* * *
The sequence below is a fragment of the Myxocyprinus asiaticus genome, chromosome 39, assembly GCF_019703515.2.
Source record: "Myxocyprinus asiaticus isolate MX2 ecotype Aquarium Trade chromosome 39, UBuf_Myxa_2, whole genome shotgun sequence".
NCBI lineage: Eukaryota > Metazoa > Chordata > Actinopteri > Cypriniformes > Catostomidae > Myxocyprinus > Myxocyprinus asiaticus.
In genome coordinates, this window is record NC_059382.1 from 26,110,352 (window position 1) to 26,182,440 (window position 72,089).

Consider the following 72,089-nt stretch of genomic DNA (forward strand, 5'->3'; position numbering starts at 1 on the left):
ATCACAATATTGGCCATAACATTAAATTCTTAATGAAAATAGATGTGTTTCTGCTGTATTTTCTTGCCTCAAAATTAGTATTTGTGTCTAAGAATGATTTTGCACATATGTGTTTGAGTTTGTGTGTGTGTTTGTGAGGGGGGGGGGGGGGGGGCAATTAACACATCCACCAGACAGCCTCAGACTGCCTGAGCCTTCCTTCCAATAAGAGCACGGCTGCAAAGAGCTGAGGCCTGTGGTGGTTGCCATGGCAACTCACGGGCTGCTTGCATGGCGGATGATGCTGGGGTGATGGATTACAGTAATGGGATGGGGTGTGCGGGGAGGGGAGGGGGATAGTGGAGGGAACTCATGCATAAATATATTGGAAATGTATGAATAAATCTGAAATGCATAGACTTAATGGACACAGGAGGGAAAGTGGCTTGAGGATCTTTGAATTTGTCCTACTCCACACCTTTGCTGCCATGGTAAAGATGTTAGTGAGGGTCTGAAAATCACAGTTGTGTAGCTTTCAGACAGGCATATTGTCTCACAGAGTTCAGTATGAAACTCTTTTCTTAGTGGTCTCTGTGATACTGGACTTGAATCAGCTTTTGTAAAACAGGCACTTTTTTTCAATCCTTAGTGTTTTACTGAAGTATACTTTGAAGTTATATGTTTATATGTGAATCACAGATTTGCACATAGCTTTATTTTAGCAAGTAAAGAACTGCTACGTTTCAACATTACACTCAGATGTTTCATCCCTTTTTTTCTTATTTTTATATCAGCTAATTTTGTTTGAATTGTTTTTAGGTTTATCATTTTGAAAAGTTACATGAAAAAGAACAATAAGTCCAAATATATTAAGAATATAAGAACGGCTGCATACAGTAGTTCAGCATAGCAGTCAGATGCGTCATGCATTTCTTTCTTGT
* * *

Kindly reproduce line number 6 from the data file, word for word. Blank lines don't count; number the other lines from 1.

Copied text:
ATCACAATATTGGCCATAACATTAAATTCTTAATGAAAATAGATGTGTTTCTGCTGTATTTTCTTGCCTCAAAATTAGTATTTGTGTCTAAGAATGATTTTGCACATATGTGTTTGAGTTTGTGTGTGTGTTTGTGAGGGGGGGGGGGGGGGGGCAATTAACACATCCACCAGACAGCCTCAGACTGCCTGAGCCTTCCTTCCAATAAGAGCACGGCTGCAAAGAGCTGAGGCCTGTGGTGGTTGCCATGGCAACTCACGGGCTGCTTGCATGGCGGATGATGCTGGGGTGATGGATTACAGTAATGGGATGGGGTGTGCGGGGAGGGGAGGGGGATAGTGGAGGGAACTCATGCATAAATATATTGGAAATGTATGAATAAATCTGAAATGCATAGACTTAATGGACACAGGAGGGAAAGTGGCTTGAGGATCTTTGAATTTGTCCTACTCCACACCTTTGCTGCCATGGTAAAGATGTTAGTGAGGGTCTGAAAATCACAGTTGTGTAGCTTTCAGACAGGCATATTGTCTCACAGAGTTCAGTATGAAACTCTTTTCTTAGTGGTCTCTGTGATACTGGACTTGAATCAGCTTTTGTAAAACAGGCACTTTTTTTCAATCCTTAGTGTTTTACTGAAGTATACTTTGAAGTTATATGTTTATATGTGAATCACAGATTTGCACATAGCTTTATTTTAGCAAGTAAAGAACTGCTACGTTTCAACATTACACTCAGATGTTTCATCCCTTTTTTTCTTATTTTTATATCAGCTAATTTTGTTTGAATTGTTTTTAGGTTTATCATTTTGAAAAGTTACATGAAAAAGAACAATAAGTCCAAATATATTAAGAATATAAGAACGGCTGCATACAGTAGTTCAGCATAGCAGTCAGATGCGTCATGCATTTCTTTCTTGT